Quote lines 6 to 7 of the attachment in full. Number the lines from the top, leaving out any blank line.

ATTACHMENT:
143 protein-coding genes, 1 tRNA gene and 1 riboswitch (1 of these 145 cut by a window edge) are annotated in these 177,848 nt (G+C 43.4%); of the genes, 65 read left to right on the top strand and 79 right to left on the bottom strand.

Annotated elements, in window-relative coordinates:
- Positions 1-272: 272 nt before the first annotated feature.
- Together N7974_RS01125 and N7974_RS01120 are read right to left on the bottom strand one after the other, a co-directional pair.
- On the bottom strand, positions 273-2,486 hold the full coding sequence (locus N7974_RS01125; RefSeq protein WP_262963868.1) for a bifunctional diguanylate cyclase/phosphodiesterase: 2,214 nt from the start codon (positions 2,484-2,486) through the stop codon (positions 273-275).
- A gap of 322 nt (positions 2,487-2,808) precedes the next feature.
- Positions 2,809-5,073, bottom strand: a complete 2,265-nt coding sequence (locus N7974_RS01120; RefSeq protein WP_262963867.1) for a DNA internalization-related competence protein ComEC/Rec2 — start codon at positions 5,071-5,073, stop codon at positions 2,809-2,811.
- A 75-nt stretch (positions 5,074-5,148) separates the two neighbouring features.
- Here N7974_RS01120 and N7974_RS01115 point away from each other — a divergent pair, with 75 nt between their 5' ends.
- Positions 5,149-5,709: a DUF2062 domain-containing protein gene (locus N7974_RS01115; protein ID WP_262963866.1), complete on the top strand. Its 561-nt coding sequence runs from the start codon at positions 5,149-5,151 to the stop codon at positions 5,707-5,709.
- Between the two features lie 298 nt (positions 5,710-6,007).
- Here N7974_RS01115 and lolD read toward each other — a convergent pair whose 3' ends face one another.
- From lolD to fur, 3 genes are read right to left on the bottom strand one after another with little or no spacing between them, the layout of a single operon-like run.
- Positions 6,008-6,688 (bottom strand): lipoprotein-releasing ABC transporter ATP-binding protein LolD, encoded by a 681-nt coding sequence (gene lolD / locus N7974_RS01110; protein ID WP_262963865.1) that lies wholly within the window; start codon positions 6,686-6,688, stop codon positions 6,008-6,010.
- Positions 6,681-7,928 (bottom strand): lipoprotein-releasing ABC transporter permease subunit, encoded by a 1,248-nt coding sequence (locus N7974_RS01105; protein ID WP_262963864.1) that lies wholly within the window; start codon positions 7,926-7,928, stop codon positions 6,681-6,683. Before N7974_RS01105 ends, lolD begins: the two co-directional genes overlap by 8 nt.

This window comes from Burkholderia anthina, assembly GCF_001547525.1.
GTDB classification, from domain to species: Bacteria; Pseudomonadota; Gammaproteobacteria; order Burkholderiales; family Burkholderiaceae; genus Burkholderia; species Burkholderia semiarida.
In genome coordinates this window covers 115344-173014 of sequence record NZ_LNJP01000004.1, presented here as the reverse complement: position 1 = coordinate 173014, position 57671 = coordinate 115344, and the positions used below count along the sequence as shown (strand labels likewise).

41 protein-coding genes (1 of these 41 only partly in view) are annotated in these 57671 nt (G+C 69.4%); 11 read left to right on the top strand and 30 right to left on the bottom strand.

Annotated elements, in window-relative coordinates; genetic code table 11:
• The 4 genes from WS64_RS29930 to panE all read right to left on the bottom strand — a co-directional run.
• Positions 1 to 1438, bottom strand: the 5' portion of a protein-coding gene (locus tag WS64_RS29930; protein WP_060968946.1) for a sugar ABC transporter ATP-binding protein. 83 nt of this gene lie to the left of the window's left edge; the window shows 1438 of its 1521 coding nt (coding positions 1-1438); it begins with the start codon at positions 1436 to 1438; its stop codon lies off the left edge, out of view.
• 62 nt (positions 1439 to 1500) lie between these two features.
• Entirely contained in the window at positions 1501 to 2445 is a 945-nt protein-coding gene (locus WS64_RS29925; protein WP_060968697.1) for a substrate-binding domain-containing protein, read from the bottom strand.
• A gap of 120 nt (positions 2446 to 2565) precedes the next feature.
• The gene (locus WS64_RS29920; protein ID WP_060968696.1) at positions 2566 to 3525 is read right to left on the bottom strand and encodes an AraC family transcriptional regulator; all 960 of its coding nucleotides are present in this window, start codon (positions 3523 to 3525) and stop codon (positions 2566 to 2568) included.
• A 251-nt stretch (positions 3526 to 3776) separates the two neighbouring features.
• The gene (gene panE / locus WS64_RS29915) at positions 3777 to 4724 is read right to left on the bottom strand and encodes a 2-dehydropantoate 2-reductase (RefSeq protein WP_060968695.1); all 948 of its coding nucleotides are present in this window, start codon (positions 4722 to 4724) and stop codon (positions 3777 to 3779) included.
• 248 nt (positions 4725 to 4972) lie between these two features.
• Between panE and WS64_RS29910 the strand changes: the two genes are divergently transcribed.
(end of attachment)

- A gap of 322 nt (positions 2,487-2,808) precedes the next feature.
- Positions 2,809-5,073, bottom strand: a complete 2,265-nt coding sequence (locus N7974_RS01120; RefSeq protein WP_262963867.1) for a DNA internalization-related competence protein ComEC/Rec2 — start codon at positions 5,071-5,073, stop codon at positions 2,809-2,811.